Appealing to public opinion does not seem to be a viable strategy, either. Popular support for the strike is solid. Two recent polls show that 60-70 percent support the strike, while only 10-20 percent oppose it (the rest are undecided). In the last poll, more than half of the respondents also say that Tesla’s brand has been harmed by the dispute.

Further, corporate pressure from investors is increasing. A group of  16 Nordic institutional investors have written a letter to the Tesla board, urging the company to sign the union agreement. The Danish pension fund PensionDanmark has decided to sell its Tesla holdings, as has the Danish teachers’ pension fund, both citing the dispute as the reason.

Outside the Nordics, the dispute has been widely covered in international media, and boosted the morale of unions in some of Tesla’s key markets. In Germany, IF Metall’s fellow union, IG Metal, has openly expressed its support for the strike. According to IG Metal, union membership in the Tesla factory outside Berlin is growing “faster than expected”. Membership numbers are vital for winning upcoming works council elections at the plant, and to pressure Tesla to bargain with the union or eventually call a strike.

Despite Elon Musk’s hard-nosed anti-union stance, there may be some hope of a pivot in the Swedish dispute, as I recently wrote in an op-ed for The Guardian. At a New York Times forum a few weeks ago, Musk made an interesting statement: “I don’t know, maybe we’ll be unionized. If Tesla gets unionized it will be because we deserve it and we failed in some way.” So, although he is not thrilled about the prospect of unionization, he does not rule it out.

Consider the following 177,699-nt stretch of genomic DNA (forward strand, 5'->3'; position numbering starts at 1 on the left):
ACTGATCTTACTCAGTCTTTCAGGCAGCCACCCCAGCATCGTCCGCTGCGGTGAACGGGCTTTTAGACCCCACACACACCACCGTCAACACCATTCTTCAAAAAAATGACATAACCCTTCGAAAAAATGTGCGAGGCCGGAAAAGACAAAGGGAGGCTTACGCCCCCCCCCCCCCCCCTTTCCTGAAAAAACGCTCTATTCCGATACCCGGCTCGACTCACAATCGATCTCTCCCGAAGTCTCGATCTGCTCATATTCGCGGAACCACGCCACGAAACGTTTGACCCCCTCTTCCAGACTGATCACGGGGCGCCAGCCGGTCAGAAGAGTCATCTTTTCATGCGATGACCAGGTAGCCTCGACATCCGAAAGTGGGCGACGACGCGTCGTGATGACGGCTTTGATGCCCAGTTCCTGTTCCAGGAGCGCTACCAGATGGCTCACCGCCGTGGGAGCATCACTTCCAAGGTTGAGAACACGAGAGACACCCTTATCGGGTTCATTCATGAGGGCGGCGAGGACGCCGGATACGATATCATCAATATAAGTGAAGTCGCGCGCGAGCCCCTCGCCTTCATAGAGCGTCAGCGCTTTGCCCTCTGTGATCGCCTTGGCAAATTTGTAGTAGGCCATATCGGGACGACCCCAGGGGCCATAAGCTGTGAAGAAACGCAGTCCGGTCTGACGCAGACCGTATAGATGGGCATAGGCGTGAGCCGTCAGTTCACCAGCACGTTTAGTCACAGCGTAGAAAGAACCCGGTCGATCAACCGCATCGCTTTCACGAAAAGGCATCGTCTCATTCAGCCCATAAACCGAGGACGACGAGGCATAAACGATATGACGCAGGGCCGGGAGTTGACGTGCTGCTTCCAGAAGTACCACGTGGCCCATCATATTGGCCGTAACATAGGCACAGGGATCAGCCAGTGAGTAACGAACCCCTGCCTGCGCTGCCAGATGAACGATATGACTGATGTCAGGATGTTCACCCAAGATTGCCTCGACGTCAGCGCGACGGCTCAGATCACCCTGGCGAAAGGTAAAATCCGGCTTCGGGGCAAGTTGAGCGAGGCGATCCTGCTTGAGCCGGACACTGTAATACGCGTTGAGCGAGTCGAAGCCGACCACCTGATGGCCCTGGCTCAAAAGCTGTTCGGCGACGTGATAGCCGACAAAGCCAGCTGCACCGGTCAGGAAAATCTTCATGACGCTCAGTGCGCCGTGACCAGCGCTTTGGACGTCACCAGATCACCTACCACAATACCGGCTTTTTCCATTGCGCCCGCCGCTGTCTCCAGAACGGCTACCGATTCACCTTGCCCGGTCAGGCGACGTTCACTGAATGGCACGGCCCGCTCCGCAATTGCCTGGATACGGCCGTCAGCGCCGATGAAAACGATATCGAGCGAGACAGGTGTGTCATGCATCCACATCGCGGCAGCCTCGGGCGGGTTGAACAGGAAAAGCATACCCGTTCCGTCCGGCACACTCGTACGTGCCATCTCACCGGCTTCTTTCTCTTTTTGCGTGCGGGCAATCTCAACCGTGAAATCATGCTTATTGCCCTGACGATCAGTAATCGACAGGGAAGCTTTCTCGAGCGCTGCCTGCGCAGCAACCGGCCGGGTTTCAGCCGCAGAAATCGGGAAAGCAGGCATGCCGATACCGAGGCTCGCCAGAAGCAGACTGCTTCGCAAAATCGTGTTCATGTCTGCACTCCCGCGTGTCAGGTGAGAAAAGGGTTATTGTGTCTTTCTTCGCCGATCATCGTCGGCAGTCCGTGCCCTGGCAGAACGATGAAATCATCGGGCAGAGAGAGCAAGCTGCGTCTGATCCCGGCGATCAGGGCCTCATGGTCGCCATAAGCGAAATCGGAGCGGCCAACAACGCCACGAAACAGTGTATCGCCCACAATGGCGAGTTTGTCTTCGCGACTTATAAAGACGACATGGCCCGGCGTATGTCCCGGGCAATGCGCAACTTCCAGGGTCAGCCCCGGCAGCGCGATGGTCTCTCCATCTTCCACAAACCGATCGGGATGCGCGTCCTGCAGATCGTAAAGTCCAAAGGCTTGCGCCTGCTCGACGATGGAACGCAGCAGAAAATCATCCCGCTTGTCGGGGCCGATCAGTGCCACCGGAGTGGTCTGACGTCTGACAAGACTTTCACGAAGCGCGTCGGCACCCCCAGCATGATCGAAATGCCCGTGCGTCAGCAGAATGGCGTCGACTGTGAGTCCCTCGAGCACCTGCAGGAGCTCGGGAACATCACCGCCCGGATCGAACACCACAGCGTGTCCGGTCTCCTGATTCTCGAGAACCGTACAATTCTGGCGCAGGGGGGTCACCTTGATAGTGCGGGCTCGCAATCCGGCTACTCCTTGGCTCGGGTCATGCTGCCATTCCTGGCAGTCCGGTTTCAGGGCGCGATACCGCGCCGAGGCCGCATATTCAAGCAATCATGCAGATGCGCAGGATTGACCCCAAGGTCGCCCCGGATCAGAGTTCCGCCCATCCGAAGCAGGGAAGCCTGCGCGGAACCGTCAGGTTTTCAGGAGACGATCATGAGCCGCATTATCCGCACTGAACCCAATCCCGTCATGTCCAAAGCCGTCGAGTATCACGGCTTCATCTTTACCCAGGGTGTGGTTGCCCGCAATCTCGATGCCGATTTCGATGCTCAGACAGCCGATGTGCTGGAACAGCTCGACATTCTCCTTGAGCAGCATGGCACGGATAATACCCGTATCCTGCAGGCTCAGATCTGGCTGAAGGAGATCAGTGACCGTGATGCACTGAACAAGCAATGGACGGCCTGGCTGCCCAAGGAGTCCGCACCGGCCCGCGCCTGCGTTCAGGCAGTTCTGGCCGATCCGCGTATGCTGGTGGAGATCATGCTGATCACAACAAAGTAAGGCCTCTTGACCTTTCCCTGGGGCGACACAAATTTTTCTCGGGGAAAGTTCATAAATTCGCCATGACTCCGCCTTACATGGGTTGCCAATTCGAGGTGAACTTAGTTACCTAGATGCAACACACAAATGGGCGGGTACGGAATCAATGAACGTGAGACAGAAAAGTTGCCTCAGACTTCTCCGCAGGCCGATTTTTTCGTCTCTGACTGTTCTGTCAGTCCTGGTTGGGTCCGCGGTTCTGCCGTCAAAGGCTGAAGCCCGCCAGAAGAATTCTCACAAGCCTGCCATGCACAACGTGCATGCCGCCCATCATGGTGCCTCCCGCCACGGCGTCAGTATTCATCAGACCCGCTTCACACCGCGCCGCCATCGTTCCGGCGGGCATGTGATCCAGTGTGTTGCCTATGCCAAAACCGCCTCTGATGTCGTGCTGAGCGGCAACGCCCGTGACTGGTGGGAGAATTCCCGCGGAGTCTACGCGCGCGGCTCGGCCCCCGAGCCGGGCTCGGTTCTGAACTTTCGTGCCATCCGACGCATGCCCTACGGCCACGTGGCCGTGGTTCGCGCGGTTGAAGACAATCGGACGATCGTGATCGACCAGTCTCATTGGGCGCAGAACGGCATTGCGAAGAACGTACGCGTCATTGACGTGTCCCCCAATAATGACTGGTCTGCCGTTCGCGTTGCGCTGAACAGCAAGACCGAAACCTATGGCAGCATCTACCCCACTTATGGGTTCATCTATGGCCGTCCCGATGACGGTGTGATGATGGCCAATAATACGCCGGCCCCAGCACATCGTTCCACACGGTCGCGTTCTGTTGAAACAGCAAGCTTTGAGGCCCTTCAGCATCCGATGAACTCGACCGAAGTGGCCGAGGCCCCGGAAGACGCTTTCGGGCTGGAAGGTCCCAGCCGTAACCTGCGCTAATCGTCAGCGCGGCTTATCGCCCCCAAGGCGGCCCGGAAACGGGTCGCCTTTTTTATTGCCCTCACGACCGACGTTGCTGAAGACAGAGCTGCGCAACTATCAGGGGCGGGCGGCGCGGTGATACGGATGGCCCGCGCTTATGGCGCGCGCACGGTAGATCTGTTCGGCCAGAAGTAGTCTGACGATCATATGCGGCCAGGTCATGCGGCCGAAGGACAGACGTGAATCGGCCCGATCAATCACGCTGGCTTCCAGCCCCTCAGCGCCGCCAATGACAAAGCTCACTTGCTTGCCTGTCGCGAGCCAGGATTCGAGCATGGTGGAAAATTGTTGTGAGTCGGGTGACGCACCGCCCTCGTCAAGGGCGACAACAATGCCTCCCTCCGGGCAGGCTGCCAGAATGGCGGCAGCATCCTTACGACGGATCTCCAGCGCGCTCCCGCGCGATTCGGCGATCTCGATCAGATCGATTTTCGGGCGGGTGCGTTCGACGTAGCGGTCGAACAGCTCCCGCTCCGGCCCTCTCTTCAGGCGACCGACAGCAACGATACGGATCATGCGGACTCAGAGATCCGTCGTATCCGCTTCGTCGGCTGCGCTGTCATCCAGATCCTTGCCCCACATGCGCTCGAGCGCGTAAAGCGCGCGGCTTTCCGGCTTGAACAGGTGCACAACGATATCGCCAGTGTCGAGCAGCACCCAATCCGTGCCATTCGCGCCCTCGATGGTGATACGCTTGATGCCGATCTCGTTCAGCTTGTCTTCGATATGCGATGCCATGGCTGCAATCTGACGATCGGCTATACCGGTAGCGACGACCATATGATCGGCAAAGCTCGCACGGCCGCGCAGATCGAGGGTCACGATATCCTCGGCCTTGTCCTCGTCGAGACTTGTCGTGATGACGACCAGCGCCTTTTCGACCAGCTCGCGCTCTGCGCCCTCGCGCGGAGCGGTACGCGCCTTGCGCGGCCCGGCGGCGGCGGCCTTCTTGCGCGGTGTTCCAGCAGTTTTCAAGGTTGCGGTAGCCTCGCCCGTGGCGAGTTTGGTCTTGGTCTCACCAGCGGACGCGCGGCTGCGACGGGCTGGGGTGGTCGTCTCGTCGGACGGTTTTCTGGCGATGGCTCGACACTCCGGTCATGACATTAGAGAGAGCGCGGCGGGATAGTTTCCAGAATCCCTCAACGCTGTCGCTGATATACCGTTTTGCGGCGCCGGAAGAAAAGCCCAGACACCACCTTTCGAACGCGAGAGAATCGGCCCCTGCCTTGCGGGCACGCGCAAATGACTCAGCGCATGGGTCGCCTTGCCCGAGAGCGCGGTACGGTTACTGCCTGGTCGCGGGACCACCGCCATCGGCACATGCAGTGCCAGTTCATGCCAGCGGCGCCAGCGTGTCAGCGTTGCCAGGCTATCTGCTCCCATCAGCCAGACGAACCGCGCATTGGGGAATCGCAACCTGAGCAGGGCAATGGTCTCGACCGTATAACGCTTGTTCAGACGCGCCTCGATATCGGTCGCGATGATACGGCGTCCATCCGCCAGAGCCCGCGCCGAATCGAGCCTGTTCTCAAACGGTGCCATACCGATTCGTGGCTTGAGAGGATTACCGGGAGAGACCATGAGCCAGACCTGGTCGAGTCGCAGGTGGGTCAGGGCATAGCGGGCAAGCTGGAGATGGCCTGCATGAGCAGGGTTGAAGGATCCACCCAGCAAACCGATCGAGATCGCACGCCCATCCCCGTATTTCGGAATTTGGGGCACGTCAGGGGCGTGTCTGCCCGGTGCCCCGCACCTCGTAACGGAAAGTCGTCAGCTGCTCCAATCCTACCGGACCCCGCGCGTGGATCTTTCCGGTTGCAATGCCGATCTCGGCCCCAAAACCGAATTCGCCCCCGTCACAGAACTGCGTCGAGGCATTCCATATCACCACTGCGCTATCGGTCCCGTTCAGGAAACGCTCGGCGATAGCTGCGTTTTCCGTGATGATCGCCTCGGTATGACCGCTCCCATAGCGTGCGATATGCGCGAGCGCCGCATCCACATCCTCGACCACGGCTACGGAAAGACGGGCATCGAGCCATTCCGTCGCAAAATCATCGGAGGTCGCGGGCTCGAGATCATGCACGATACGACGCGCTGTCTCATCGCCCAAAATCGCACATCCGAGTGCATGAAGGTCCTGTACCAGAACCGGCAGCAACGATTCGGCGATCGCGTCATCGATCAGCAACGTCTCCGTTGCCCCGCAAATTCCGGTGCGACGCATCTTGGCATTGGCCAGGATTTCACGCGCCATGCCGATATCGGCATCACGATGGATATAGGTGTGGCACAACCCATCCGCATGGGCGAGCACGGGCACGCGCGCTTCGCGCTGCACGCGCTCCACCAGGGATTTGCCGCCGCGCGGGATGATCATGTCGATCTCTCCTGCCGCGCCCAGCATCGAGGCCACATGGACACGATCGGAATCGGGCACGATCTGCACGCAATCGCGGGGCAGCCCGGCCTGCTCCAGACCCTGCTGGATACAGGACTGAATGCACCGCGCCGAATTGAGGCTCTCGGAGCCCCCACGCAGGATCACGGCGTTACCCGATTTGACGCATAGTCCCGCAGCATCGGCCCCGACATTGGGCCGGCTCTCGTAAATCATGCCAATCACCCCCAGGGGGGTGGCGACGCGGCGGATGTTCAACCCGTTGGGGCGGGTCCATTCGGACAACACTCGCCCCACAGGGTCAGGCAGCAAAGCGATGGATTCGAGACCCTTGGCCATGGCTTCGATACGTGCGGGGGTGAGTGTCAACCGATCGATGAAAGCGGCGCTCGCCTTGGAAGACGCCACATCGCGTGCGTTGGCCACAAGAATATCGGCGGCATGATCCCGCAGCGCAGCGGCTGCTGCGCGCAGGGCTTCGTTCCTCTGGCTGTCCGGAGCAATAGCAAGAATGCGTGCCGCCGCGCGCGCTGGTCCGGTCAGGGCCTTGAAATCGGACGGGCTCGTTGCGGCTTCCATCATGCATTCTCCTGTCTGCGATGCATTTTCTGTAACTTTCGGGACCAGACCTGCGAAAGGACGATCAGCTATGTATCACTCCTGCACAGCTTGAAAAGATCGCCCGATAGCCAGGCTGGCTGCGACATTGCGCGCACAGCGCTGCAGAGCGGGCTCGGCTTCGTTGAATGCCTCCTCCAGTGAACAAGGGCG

I would argue that part of the reason for his skepticism is that he does not understand what unions to do for workers and for the economy writ large. As I write in The Guardian: “Musk should consider the idiosyncrasies of the Nordic countries with the same interest that he studies car batteries or rocket designs.”

In rankings of the world’s most innovativecompetitive and economically free nations, the Nordics consistently come out on top (scoring higher than the US on most measures). This does not come with the cost of labor unrest, especially in Sweden, which is among the labor markets in Europe where conflicts are the rarest. Further, the economic success of Nordic economies and firms does not come with the cost of huge inequality, the region is among the least unequal in the word.

These idiosyncrasies make the Nordic model socially and economically sustainable, and widely supported by both workers and firms. Hopefully, Musk will eventually realize that it makes economic sense to work with the Nordic unions, rather than against them.